Community Stakeholder

They also use one of the most important skills in communications: listening and responding to concerns of all stakeholders. In one rural community, an initial activity involved visiting the families in one of the school communities to talk with them, help them feel comfortable with the system, and learn about barriers that make it difficult to engage in the school and community. By reaching out and listening to family concerns, they pro-actively showed families that their input is respected and families responded by recognizing the benefit the school had to the community and encouraging attendance. But it’s not just families that stakeholders engaged. According to one school principal, as the administration told staff about community schools and some of the new activities that would take place, they were surprised to receive some push back from teachers. They quickly realized that in their eagerness to proceed, they had neglected to involve teachers in the process. They immediately changed course and prioritized gathering teacher input to understand and address their concerns. Since then, teachers have supported the effort and felt respected. As another principal noted, it is important to check egos at the door and be prepared to really work together. Listening and addressing strengths and challenges in formats that meet the needs of your audience and focusing on the overarching goal of supporting children, is a key to building long-lasting support.

Keys to Success

  • Communicate positive stories that show the success of the program
  • Listen to constituents, address concerns, and adjust strategies when necessary
  • Recognize that you need support from different constituents and audiences, and adapt your message and your communication platform to reach each specific audience in ways that resonate with them
  • Use a variety of communication methods: person-to-person, local media, social media, presentations, websites, printed materials

Conclusion

The team in Binghamton clearly recognizes the value of reaching a variety of audiences and spreading their stories of success to continue support. As recommended in Partner Build Grow, they research their audience, ask for input, and address concerns, so that the coalition’s overall message is effectively communicated to each different audience. Their use of various media strategies and their ability to adapt their communication activities to diverse audiences allows the coalition to address and overcome communication obstacles, use terms and language that resonate, and advance targeted goals. They employed strategic communication not only to obtain initial funding, but also to build continuous support from community stakeholders and ensure program sustainability.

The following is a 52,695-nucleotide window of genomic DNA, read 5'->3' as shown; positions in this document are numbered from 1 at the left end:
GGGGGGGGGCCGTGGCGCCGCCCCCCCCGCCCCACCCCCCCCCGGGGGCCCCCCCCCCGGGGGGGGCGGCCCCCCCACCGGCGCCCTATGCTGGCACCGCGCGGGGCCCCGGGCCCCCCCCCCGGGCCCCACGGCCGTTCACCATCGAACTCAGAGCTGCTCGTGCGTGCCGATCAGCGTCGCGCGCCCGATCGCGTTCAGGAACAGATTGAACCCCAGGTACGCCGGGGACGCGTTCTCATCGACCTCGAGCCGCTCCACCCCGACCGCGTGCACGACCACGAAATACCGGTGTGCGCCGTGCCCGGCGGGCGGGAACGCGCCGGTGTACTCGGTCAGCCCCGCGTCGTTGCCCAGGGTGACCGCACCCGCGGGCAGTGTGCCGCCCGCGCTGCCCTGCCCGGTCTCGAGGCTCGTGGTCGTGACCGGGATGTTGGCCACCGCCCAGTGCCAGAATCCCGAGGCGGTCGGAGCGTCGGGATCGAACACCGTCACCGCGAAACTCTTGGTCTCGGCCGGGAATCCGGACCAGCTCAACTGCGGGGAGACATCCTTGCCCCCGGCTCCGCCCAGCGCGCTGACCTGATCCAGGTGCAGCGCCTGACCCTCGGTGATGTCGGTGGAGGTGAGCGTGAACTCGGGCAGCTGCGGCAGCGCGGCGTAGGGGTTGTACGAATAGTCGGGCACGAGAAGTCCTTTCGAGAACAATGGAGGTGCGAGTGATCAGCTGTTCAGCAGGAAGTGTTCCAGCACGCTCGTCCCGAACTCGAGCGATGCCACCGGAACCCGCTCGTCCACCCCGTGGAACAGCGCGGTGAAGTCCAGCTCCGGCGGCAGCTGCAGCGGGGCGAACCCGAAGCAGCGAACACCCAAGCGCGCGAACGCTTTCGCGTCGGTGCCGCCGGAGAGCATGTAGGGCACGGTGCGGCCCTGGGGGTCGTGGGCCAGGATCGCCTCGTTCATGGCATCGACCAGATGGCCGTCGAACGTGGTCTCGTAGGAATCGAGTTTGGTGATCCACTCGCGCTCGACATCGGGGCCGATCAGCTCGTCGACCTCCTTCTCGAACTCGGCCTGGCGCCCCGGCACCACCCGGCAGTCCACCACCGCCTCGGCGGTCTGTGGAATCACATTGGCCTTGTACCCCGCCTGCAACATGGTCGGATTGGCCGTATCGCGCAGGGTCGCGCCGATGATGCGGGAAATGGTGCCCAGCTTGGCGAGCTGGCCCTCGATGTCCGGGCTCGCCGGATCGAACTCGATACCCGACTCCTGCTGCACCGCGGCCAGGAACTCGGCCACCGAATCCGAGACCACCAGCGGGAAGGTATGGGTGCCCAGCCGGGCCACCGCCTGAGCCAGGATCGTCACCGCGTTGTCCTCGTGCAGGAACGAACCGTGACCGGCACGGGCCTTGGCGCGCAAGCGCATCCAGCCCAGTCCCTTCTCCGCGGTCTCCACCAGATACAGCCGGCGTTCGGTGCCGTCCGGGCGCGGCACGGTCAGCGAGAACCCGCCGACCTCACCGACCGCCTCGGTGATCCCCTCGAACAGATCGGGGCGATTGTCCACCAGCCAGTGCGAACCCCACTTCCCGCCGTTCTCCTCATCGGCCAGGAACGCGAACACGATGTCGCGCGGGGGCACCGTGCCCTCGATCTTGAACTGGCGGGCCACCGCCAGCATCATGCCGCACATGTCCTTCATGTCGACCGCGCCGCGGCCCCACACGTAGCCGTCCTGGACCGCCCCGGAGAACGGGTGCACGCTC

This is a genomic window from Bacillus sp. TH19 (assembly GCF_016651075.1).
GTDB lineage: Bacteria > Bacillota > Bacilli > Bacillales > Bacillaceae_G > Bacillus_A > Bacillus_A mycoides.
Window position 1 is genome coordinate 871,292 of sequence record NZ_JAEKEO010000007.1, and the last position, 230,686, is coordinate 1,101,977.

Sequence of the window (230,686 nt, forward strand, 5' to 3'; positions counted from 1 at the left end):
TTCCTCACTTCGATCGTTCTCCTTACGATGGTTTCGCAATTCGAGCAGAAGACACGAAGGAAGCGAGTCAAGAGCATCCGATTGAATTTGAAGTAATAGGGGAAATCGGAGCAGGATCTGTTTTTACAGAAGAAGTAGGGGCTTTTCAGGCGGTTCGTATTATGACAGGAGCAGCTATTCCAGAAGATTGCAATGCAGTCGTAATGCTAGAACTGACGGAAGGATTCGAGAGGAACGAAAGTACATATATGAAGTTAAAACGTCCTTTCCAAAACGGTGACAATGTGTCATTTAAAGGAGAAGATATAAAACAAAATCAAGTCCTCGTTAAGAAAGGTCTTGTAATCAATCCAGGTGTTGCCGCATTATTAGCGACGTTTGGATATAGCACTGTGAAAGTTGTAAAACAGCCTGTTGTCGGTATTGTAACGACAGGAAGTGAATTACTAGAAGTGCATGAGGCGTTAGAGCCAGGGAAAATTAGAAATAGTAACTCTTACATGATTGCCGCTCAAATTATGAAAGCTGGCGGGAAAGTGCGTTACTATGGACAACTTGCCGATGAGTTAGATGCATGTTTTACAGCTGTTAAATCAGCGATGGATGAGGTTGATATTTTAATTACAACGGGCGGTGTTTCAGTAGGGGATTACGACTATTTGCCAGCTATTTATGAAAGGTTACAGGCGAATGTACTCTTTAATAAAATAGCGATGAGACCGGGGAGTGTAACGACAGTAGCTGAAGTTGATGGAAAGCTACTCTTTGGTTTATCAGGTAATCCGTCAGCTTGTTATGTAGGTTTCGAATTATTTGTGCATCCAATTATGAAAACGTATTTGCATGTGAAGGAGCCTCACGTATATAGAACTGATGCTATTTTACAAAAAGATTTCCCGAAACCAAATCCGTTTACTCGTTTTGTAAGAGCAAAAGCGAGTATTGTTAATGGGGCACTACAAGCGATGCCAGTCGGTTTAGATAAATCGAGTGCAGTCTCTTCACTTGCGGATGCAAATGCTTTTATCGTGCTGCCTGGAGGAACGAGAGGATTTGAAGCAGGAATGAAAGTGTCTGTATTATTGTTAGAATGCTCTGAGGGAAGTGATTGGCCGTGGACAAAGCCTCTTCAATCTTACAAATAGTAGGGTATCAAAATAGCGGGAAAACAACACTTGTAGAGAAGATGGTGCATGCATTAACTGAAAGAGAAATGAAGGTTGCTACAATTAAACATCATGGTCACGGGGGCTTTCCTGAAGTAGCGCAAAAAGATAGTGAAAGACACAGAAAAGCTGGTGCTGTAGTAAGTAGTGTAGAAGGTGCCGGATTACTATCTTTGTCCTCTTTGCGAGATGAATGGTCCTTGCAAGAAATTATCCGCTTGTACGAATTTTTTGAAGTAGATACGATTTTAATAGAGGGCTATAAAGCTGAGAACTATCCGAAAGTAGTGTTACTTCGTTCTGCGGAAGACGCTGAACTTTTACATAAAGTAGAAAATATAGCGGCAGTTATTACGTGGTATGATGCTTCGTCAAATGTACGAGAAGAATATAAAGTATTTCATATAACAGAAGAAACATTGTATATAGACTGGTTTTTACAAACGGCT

This case study was supported by a grant from the Robert Wood Johnson Foundation to identify approaches that diverse communities from around the country are using to maximize opportunities for long-term funding and policy support for child/youth development initiatives conducted in partnership with schools. The study is based on a conversation held with members of the coalition in the spring of 2015 and follow-up conversations with coalition leaders.

 

[1] New York State Promise Zones provide a framework in which assigned communities can create environments that engage and support school children and their families in their pursuit of success.

[2] To learn more about this coalition and the strategies it used to receive the designation, see Case Study: Building Community Schools in Upstate New York. [link]

[3] Broome County School Districts. Accessed: http://www.newyorkschools.com/counties/broome.html

[4] Unemployment Rate in Broome County, NY, from 2009 – 2015. Accessed: https://research.stlouisfed.org/fred2/series/NYBROO7URN

[5] Poverty Indicators for Children and Youth, Broome County and New York State, 2000 & 2007, p. 15, Broome County, Community Health Assessment, 2010 – 2013. Accessed: http://www.gobroomecounty.com/files/hd/pdfs/BCCHA2010-2013.pdf